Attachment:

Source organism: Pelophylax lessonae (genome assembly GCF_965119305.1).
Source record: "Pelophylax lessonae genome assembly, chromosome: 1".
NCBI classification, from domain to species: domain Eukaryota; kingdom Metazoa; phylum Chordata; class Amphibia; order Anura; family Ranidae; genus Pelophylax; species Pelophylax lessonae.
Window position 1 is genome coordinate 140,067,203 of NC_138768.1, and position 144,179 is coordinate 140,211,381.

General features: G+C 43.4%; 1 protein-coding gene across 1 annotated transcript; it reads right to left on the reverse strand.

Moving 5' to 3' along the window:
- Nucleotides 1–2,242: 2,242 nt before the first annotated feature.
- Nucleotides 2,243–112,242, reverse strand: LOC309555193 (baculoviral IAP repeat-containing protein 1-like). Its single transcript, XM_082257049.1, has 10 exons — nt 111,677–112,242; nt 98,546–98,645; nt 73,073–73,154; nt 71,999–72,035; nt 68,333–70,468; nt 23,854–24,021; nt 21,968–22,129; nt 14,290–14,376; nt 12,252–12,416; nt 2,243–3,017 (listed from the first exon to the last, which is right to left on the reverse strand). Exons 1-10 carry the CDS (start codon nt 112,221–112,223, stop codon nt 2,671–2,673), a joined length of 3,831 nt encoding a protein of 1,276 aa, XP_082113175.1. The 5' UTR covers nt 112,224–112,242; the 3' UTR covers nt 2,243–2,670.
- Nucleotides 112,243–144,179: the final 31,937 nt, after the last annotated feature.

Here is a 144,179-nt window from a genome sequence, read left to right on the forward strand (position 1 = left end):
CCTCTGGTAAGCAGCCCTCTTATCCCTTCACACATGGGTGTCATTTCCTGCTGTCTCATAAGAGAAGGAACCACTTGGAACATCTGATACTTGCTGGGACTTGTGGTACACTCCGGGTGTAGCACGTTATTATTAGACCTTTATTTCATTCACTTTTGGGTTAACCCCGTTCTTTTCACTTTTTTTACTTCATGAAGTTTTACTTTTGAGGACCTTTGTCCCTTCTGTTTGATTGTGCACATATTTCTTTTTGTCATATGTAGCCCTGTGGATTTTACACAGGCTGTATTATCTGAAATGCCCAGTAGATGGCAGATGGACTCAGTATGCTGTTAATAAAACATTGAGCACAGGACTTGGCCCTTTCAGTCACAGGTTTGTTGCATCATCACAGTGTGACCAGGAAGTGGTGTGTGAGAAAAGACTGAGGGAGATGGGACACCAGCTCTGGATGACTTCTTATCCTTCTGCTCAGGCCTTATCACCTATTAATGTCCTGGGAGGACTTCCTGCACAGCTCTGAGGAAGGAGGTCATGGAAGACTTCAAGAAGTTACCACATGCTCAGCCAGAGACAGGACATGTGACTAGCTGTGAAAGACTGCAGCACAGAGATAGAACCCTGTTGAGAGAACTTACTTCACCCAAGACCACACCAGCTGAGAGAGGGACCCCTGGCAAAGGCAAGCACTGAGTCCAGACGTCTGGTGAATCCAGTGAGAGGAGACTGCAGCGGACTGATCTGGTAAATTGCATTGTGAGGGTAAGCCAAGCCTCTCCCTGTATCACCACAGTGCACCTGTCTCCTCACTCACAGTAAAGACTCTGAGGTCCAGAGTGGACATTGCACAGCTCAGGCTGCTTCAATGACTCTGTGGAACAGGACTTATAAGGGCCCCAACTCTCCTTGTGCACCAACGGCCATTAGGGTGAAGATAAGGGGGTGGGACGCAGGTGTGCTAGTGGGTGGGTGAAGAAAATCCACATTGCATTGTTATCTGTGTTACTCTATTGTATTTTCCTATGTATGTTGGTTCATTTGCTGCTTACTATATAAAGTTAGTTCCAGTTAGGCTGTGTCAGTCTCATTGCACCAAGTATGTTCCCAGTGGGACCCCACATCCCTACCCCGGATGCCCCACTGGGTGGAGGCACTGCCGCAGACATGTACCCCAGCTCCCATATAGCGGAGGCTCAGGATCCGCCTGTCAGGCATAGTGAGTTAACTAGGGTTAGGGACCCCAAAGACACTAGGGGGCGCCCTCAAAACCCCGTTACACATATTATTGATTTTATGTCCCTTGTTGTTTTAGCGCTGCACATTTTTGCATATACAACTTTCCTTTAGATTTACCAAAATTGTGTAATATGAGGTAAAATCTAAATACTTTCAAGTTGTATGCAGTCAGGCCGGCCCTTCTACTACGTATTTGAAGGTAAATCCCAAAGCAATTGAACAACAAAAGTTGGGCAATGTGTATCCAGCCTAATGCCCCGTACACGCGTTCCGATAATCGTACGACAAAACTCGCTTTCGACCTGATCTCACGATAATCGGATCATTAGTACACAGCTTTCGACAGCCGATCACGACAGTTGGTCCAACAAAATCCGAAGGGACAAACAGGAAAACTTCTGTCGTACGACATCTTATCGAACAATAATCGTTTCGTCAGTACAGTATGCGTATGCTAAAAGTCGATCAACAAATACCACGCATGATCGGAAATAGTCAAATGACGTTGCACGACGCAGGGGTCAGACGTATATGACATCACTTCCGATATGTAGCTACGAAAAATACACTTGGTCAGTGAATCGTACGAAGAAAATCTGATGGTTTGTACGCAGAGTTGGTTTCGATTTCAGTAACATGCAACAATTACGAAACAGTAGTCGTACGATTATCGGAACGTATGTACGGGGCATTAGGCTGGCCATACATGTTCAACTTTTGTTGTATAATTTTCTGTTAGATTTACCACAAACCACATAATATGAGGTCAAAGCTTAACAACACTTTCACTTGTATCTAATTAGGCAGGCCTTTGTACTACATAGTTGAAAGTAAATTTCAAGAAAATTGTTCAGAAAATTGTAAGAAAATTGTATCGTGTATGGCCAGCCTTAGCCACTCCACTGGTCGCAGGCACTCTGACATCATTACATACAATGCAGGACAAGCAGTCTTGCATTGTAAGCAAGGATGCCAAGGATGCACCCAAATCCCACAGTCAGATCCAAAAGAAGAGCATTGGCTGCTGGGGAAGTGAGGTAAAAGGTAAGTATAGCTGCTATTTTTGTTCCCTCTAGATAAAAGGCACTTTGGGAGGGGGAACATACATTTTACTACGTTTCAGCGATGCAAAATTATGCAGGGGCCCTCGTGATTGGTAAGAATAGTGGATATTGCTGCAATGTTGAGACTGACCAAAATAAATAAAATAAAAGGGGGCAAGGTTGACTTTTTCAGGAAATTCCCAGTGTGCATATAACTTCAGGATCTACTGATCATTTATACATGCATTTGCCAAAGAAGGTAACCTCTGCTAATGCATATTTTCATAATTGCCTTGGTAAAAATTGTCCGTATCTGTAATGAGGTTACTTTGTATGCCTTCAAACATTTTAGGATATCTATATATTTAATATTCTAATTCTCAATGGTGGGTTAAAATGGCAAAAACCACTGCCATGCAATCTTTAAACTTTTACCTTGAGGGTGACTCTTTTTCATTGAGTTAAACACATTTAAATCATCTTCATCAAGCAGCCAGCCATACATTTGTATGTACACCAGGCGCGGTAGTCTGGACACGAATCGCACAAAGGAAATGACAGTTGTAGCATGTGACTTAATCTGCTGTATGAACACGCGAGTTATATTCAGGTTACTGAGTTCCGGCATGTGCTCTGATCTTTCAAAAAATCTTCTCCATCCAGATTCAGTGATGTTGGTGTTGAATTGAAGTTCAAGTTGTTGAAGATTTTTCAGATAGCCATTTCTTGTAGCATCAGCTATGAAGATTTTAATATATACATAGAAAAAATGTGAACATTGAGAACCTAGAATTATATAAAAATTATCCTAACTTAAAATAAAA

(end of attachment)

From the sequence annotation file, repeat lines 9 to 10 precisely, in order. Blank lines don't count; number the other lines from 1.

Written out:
- Nucleotides 112,243–144,179: the final 31,937 nt, after the last annotated feature.

Here is a 144,179-nt window from a genome sequence, read left to right on the forward strand (position 1 = left end):